"Our main concern is what it's going to do to shipping," Takko said Friday. "It seems a little unreasonable when I think that there are probably locations that could have been closer to the ocean. ... Why bring it that far inland?" (Aug 17)

Latest county staff report reaffirms opposition to LNG plant — The Daily Astorian, Astoria, OR

…after analyzing all the evidence presented during the commission's public hearing process, Bradwood Landing ultimately did not adequately address all of the deficiencies and ultimately does not satisfy the criteria to grant a zone change to build a liquefied natural gas marine terminal and related facilities at the former mill site, leading staff to reiterate its recommendation for denial. (Aug 23)

Pipeline battle hinges on need, livability — The Oregonian, Portlan, OR

Since late June, they have received a series of letters from not one, but two companies that are competing to build high-capacity pipelines to serve proposed terminals near Astoria and Westport. According to those letters, both potentially require rights of way through a 30-acre swath where the Wicks planned to plant grapes. (Aug 21)

State assesses need for LNG — Santa Barbara Independent, Santa Barbara, CA

The California Energy Commission released a report last week examining the state’s perceived need for liquified natural gas (LNG). During planning for a now-nixed LNG terminal in the Santa Barbara Channel earlier this year, officials debated whether additional LNG sources were needed. The report estimates that the Pacific Coast will consume 1.15 billion cubic feet of LNG daily by 2010. (Aug 23)

PG&E helps to clean Port of Oakland with breakthrough LNG cold ironing technology — Earth Times, London, UK

Cold ironing is a process where ships shut off their diesel-powered engines and use shore-based power for their electrical needs, preventing and/or significantly reducing harmful emissions during each port visit. Mobile LNG cold ironing, a concept originally developed by Wittmar Engineering in 2001, provides even greater environmental and cost benefits by offering quick connection to a significantly cleaner fuel source and precluding the need for installation of permanent infrastructure. (Aug 22)

Scientists: LNG carbon emissions could exceed emissions from advanced coal plants — LNG Law Blog, Washington, DC

Researchers with Carnegie Mellon University will release an article in Environmental Science and Technology next week calculating that the total lifecycle greenhouse gas emissions from an LNG-fired power plant could exceed the emissions from an advanced coal power plant by up to 35%. [Red emphasis added.]

US gas prices could drop below $5 without storm outages: analyst — Platts [Registration required]

Barring a significant hurricane-related supply disruption in the Gulf of Mexico, US natural gas prices could sink below $5/MMBtu in September or October, Strategic Energy and Economic Research said Tuesday. (Aug 21)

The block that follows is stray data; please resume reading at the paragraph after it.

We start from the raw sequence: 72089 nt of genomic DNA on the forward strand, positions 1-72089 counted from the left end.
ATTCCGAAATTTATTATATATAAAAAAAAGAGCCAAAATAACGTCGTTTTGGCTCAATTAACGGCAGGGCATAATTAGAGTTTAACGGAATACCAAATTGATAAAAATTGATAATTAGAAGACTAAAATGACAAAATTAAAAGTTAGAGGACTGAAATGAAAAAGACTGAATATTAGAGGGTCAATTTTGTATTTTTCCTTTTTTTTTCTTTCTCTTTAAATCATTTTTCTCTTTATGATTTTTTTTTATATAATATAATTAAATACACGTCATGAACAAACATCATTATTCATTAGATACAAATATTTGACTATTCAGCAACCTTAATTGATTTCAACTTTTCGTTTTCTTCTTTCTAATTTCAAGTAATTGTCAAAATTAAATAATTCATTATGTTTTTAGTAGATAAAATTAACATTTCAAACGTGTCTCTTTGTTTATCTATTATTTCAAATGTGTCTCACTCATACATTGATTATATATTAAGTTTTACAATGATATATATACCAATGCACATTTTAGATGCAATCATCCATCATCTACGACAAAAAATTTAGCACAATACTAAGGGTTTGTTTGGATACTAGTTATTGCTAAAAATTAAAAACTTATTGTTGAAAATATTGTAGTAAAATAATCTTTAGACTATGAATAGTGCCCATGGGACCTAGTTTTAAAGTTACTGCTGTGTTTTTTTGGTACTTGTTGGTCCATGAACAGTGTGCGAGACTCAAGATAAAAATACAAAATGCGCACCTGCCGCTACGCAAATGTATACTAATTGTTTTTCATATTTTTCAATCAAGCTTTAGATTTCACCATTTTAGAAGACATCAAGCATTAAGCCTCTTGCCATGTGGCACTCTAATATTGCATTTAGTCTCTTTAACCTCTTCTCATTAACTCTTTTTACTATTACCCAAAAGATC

Union official: Make Trinidadian gas audit report public — LNG Law Blog, Washington, DC

Errol Mc Leod, president general of the Oilfields Workers' Trade Union, has called on the government of Trinidad and Tobago to release publicly a natural gas market audit, which  he believes has concluded that the Caribbean nation may only have approximately 12 years of gas reserves remaining. [Red emphasis added.]

Update 1—BP offers Gazprom Trinidad LNG for global venture — Reuters UK

MOSCOW, Aug 23 (Reuters) — BP Plc has offered to contribute part of its liquefied natural gas business in Trinidad and Tobago to its global venture with Russian gas monopoly Gazprom, a newspaper reported on Thursday. [Red emphasis added.] (Aug 23)

Webmaster's Comments: Is it in the best interest of the USA to rely on a Russian-owned company to supply most of its imported natural gas?


17 August 2007

BEP to hold hearing on Quoddy Bay plan — The Quoddy Tides, Eastport, ME

The decision for the board to assume jurisdiction allows for a more public review of the project than a staff review by the Department of Environmental Protection would have allowed. The board is now asking for those who would like to be intervenors in the hearings to file a petition with the board. Any individual, government entity, corporation, or organization that desires to participate as an intervenor must submit a petition to intervene by August 31. Petitions should be addressed to: Virginia Plummer, chair, Board of Environmental Protection, 17 State House Station, Augusta, ME 04333. They may be faxed to (207) 287-2814 if followed by receipt of the original document within five working days. Questions about the petitions should be directed to Cynthia Bertocci at (207) 287-2452. The board may consider the petitions to intervene at a meeting tentatively scheduled for September 20. (Aug 10)

LNG proposal a threat to quality of life, retired teacher says — Saint Croix Courier, St. Stephen, NB